Milford Haven School’s abridged Macbeth first appeared as part of the fantastic initiative that is the Shakespeare Schools Festival. This charity works to “challenge the preconception that studying Shakespeare is difficult, dry or dull through a combination of teacher training, workshops and student performance” and is enthusiastically enjoyed by teachers and pupils who take part, producing some great entertainment and spreading the joy of Shakespeare’s works.
Excellent direction and real focus and energy from the cast produces a visually stunning production using just costume and three black boxes, well-lit, with some washes of red, and well-sounded with music that builds drama and suspense, along with the stage used as a drum by the cast. Supporting players are on at the back throughout and used well in scenes, particularly through the sharing of lines. This device is also used for some main characters and throughout helps the dynamism and energy of the piece. It is particularly effective in the witches, dramatically clad in red satin wings that create their storms – external and internal within Macbeth and others. Lady Macbeth, however, sharing Macbeth’s lines becomes involved in his plotting after the murder of King Duncan and this changes the Macbeths’ relationship. While it makes sense in performance and may not be remarked by anyone not knowing the play, it means that her isolation from her husband, which is part of her journey into madness, has been completely lost, and Macbeth’s estrangement from all is unclear.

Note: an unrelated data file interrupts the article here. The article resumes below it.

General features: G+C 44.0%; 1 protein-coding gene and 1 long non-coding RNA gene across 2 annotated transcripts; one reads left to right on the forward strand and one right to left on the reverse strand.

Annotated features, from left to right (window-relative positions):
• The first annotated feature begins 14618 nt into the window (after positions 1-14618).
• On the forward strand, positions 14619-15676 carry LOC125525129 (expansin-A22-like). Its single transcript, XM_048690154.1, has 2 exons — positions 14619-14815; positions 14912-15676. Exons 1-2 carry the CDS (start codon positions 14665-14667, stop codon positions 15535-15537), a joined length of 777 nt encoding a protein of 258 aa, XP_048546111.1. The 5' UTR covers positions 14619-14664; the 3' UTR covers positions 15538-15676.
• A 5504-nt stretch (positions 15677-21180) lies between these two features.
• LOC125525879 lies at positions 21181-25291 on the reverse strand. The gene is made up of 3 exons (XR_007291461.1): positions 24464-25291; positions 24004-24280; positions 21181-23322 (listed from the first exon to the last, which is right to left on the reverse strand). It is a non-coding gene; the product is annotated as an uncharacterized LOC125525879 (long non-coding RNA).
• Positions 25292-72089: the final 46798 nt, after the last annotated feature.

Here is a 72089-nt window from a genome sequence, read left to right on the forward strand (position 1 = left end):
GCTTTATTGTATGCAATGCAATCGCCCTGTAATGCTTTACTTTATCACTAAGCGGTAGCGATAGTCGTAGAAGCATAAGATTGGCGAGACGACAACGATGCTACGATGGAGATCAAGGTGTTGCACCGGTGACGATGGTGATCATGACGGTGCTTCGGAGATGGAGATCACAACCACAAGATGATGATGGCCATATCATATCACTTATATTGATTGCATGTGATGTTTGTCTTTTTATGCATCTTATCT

Other losses include cuts that damaged the sense of sentences and scenes -that between Macduff and Malcolm particularly suffering (though the message of devastation was well delivered without need for words) – and some necessary words which were dropped or distorted by the actors, including the one playing Macbeth, though he gave a fine performance, with strength, understanding and passion. The ending, too, suffered, but here it was from continued shouting and forced voice, without variation.
Overall, though, this is a fine production, a Macbeth that has depth, interest and fine pace, driving through the story well and with atmospheric texture and direction that brings a fresh feel to this oft-performed play.
22 – 27 August, 18:05 (19:05)@ theSpaces @ Surgeons’ Hall